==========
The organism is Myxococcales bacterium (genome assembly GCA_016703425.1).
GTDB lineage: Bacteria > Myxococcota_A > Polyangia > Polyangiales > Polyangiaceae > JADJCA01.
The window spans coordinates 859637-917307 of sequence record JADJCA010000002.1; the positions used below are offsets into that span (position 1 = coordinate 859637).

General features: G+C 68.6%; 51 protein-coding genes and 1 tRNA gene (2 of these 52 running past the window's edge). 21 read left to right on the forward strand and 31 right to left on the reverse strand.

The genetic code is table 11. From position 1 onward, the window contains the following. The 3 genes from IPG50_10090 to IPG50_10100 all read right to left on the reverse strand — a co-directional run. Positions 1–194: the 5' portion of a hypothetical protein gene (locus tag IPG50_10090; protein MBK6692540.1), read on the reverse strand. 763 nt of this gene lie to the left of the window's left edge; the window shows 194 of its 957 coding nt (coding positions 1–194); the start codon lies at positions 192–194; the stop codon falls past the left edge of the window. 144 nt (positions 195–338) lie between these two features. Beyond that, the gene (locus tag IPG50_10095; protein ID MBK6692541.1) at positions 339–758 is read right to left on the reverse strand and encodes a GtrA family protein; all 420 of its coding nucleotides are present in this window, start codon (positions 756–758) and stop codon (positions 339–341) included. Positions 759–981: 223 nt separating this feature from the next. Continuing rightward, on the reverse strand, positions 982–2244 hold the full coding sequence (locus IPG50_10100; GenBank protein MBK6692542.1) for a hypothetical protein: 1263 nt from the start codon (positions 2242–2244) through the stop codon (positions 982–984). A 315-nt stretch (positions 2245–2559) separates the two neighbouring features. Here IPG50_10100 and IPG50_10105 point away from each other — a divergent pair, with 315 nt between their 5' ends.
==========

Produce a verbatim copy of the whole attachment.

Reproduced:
The organism is Myxococcales bacterium (genome assembly GCA_016703425.1).
GTDB lineage: Bacteria > Myxococcota_A > Polyangia > Polyangiales > Polyangiaceae > JADJCA01.
The window spans coordinates 859637-917307 of sequence record JADJCA010000002.1; the positions used below are offsets into that span (position 1 = coordinate 859637).

General features: G+C 68.6%; 51 protein-coding genes and 1 tRNA gene (2 of these 52 running past the window's edge). 21 read left to right on the forward strand and 31 right to left on the reverse strand.

The genetic code is table 11. From position 1 onward, the window contains the following. The 3 genes from IPG50_10090 to IPG50_10100 all read right to left on the reverse strand — a co-directional run. Positions 1–194: the 5' portion of a hypothetical protein gene (locus tag IPG50_10090; protein MBK6692540.1), read on the reverse strand. 763 nt of this gene lie to the left of the window's left edge; the window shows 194 of its 957 coding nt (coding positions 1–194); the start codon lies at positions 192–194; the stop codon falls past the left edge of the window. 144 nt (positions 195–338) lie between these two features. Beyond that, the gene (locus tag IPG50_10095; protein ID MBK6692541.1) at positions 339–758 is read right to left on the reverse strand and encodes a GtrA family protein; all 420 of its coding nucleotides are present in this window, start codon (positions 756–758) and stop codon (positions 339–341) included. Positions 759–981: 223 nt separating this feature from the next. Continuing rightward, on the reverse strand, positions 982–2244 hold the full coding sequence (locus IPG50_10100; GenBank protein MBK6692542.1) for a hypothetical protein: 1263 nt from the start codon (positions 2242–2244) through the stop codon (positions 982–984). A 315-nt stretch (positions 2245–2559) separates the two neighbouring features. Here IPG50_10100 and IPG50_10105 point away from each other — a divergent pair, with 315 nt between their 5' ends.